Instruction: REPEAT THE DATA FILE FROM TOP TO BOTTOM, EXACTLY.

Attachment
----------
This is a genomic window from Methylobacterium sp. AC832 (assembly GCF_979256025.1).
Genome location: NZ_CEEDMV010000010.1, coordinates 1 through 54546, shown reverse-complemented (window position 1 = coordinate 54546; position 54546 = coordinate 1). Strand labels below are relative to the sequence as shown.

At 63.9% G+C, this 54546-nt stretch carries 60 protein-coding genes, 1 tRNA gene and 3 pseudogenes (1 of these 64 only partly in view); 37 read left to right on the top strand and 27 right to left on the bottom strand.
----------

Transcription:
This is a genomic window from Methylobacterium sp. AC832 (assembly GCF_979256025.1).
Genome location: NZ_CEEDMV010000010.1, coordinates 1 through 54546, shown reverse-complemented (window position 1 = coordinate 54546; position 54546 = coordinate 1). Strand labels below are relative to the sequence as shown.

At 63.9% G+C, this 54546-nt stretch carries 60 protein-coding genes, 1 tRNA gene and 3 pseudogenes (1 of these 64 only partly in view); 37 read left to right on the top strand and 27 right to left on the bottom strand.